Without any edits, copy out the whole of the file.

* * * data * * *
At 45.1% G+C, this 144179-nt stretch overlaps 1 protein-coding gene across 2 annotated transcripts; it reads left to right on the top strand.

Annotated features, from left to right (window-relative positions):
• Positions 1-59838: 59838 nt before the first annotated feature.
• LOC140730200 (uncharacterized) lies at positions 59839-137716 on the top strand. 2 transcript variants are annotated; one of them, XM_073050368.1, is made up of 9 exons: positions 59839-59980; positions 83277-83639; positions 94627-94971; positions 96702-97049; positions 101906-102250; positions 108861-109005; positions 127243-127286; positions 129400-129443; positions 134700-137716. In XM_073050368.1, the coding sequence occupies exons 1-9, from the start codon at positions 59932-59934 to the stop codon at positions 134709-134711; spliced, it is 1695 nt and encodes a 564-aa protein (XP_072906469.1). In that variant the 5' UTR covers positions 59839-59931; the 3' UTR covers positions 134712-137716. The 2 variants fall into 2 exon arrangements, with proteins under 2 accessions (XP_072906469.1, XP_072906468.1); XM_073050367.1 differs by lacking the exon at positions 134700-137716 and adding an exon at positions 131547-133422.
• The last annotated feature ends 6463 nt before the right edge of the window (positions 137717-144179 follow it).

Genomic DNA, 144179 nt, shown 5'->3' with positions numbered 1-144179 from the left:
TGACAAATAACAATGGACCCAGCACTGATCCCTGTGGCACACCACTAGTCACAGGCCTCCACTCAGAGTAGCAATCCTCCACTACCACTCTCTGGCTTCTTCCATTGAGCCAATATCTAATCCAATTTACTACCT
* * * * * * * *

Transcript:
At 45.1% G+C, this 144179-nt stretch overlaps 1 protein-coding gene across 2 annotated transcripts; it reads left to right on the top strand.

Annotated features, from left to right (window-relative positions):
• Positions 1-59838: 59838 nt before the first annotated feature.
• LOC140730200 (uncharacterized) lies at positions 59839-137716 on the top strand. 2 transcript variants are annotated; one of them, XM_073050368.1, is made up of 9 exons: positions 59839-59980; positions 83277-83639; positions 94627-94971; positions 96702-97049; positions 101906-102250; positions 108861-109005; positions 127243-127286; positions 129400-129443; positions 134700-137716. In XM_073050368.1, the coding sequence occupies exons 1-9, from the start codon at positions 59932-59934 to the stop codon at positions 134709-134711; spliced, it is 1695 nt and encodes a 564-aa protein (XP_072906469.1). In that variant the 5' UTR covers positions 59839-59931; the 3' UTR covers positions 134712-137716. The 2 variants fall into 2 exon arrangements, with proteins under 2 accessions (XP_072906469.1, XP_072906468.1); XM_073050367.1 differs by lacking the exon at positions 134700-137716 and adding an exon at positions 131547-133422.
• The last annotated feature ends 6463 nt before the right edge of the window (positions 137717-144179 follow it).

Genomic DNA, 144179 nt, shown 5'->3' with positions numbered 1-144179 from the left:
TGACAAATAACAATGGACCCAGCACTGATCCCTGTGGCACACCACTAGTCACAGGCCTCCACTCAGAGTAGCAATCCTCCACTACCACTCTCTGGCTTCTTCCATTGAGCCAATATCTAATCCAATTTACTACCT